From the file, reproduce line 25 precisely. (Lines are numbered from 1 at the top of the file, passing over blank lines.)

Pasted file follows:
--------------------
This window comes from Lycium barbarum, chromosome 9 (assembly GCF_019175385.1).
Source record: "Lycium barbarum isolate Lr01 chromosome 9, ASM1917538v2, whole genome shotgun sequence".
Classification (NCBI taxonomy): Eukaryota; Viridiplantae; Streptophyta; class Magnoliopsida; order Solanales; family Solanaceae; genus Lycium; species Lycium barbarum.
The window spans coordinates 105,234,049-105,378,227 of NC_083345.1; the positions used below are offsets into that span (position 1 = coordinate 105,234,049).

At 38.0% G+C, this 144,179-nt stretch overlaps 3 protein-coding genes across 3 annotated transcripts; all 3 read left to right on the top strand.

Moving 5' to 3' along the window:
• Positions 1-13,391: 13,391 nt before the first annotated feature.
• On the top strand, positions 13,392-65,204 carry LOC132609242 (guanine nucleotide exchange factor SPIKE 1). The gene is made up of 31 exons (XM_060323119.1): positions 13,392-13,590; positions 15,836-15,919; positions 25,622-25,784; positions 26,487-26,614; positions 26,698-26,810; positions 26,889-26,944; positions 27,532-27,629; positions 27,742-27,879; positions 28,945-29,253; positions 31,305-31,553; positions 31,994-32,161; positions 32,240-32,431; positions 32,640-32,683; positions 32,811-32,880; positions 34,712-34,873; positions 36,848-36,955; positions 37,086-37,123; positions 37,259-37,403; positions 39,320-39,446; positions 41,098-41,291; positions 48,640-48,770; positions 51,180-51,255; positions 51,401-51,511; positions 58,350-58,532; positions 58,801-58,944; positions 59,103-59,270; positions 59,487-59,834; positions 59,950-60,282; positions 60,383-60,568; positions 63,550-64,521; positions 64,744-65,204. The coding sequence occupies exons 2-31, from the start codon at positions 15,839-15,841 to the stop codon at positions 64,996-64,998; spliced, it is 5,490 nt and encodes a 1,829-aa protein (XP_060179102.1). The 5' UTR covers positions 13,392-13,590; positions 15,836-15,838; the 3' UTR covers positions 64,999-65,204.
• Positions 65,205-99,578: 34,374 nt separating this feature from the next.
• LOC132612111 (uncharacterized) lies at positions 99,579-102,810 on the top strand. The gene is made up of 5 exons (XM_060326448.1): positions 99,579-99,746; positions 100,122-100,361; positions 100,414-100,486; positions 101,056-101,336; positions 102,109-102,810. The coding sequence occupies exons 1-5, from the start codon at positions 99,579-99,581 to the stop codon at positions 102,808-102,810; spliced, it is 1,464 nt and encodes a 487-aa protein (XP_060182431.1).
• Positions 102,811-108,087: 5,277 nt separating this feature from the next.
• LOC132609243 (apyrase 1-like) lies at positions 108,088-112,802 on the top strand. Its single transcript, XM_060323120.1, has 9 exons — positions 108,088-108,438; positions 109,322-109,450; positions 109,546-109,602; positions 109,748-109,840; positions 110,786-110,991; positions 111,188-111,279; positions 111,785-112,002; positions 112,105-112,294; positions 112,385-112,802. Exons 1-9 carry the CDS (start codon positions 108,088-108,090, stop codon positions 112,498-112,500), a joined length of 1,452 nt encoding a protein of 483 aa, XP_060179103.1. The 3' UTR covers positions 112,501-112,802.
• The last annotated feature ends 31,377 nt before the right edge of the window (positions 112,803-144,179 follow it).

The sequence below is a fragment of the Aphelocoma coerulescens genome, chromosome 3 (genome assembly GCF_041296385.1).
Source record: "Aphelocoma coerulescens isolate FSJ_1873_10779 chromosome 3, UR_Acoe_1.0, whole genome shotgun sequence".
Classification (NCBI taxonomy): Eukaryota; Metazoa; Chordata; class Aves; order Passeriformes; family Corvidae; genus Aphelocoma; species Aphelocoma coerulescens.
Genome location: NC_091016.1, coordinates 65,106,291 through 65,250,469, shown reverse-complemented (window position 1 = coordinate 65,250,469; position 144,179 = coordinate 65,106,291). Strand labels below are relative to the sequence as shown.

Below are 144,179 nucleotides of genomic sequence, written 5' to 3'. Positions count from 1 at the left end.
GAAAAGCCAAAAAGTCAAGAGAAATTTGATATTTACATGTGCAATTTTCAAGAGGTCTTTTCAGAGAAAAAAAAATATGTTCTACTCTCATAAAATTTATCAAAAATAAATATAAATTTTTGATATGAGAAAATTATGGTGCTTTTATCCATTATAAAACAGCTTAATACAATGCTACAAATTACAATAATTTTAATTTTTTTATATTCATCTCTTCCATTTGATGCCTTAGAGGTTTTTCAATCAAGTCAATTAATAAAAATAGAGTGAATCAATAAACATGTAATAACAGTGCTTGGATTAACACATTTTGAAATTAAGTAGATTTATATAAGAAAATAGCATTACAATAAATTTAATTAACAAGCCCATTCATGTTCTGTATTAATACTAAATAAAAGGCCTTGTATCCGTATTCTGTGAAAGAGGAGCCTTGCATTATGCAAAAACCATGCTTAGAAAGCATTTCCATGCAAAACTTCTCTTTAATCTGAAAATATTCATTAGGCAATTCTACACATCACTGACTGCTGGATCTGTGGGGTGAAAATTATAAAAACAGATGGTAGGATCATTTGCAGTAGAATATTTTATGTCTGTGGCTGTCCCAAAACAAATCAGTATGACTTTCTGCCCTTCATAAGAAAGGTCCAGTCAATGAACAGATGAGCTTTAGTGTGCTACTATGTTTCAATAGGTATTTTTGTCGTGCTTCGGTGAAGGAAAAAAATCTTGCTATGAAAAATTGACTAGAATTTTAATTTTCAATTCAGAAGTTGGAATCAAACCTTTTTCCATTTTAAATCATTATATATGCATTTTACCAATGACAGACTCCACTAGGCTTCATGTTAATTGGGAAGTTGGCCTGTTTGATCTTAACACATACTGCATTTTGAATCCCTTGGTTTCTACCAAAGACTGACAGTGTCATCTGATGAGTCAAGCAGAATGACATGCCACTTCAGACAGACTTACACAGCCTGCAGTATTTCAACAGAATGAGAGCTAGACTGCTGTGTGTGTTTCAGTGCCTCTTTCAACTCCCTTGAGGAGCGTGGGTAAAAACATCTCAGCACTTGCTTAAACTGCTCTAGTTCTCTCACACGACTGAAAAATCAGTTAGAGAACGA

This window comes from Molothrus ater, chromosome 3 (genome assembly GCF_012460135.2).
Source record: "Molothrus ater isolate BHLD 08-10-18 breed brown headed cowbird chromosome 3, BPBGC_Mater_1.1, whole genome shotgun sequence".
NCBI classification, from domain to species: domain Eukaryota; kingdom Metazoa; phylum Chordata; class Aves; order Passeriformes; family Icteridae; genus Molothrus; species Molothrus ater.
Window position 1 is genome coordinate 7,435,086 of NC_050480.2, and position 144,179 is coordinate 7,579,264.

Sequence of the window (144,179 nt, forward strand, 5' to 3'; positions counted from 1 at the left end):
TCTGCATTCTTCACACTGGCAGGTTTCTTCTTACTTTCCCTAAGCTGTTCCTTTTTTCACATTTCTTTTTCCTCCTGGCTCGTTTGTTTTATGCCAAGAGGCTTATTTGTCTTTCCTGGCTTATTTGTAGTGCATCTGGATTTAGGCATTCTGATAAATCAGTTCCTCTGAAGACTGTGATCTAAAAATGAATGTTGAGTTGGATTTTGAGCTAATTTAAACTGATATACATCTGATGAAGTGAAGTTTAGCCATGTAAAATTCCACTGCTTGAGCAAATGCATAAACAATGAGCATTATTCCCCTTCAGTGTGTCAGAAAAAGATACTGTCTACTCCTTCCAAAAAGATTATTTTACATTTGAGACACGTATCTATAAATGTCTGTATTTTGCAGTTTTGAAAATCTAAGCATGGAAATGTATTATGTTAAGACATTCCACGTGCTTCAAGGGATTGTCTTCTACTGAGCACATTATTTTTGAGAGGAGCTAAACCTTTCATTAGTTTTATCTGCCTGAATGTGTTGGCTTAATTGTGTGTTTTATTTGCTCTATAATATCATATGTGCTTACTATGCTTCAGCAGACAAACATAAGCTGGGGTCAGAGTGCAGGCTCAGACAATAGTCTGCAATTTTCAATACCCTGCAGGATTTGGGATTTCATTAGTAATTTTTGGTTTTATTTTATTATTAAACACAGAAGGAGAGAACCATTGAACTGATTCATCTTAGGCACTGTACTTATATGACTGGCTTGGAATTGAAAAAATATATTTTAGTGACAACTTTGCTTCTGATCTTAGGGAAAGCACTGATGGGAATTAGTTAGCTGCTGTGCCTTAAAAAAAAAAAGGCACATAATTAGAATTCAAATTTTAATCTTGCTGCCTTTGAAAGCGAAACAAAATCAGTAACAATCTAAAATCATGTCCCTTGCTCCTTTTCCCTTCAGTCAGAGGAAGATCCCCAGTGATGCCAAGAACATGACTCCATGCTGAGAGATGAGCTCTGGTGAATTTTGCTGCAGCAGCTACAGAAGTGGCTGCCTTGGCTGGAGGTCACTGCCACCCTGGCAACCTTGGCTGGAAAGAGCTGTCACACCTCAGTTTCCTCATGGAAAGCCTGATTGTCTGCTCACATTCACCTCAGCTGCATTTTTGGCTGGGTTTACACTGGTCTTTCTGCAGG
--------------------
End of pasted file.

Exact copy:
TCTGCATTCTTCACACTGGCAGGTTTCTTCTTACTTTCCCTAAGCTGTTCCTTTTTTCACATTTCTTTTTCCTCCTGGCTCGTTTGTTTTATGCCAAGAGGCTTATTTGTCTTTCCTGGCTTATTTGTAGTGCATCTGGATTTAGGCATTCTGATAAATCAGTTCCTCTGAAGACTGTGATCTAAAAATGAATGTTGAGTTGGATTTTGAGCTAATTTAAACTGATATACATCTGATGAAGTGAAGTTTAGCCATGTAAAATTCCACTGCTTGAGCAAATGCATAAACAATGAGCATTATTCCCCTTCAGTGTGTCAGAAAAAGATACTGTCTACTCCTTCCAAAAAGATTATTTTACATTTGAGACACGTATCTATAAATGTCTGTATTTTGCAGTTTTGAAAATCTAAGCATGGAAATGTATTATGTTAAGACATTCCACGTGCTTCAAGGGATTGTCTTCTACTGAGCACATTATTTTTGAGAGGAGCTAAACCTTTCATTAGTTTTATCTGCCTGAATGTGTTGGCTTAATTGTGTGTTTTATTTGCTCTATAATATCATATGTGCTTACTATGCTTCAGCAGACAAACATAAGCTGGGGTCAGAGTGCAGGCTCAGACAATAGTCTGCAATTTTCAATACCCTGCAGGATTTGGGATTTCATTAGTAATTTTTGGTTTTATTTTATTATTAAACACAGAAGGAGAGAACCATTGAACTGATTCATCTTAGGCACTGTACTTATATGACTGGCTTGGAATTGAAAAAATATATTTTAGTGACAACTTTGCTTCTGATCTTAGGGAAAGCACTGATGGGAATTAGTTAGCTGCTGTGCCTTAAAAAAAAAAAGGCACATAATTAGAATTCAAATTTTAATCTTGCTGCCTTTGAAAGCGAAACAAAATCAGTAACAATCTAAAATCATGTCCCTTGCTCCTTTTCCCTTCAGTCAGAGGAAGATCCCCAGTGATGCCAAGAACATGACTCCATGCTGAGAGATGAGCTCTGGTGAATTTTGCTGCAGCAGCTACAGAAGTGGCTGCCTTGGCTGGAGGTCACTGCCACCCTGGCAACCTTGGCTGGAAAGAGCTGTCACACCTCAGTTTCCTCATGGAAAGCCTGATTGTCTGCTCACATTCACCTCAGCTGCATTTTTGGCTGGGTTTACACTGGTCTTTCTGCAGG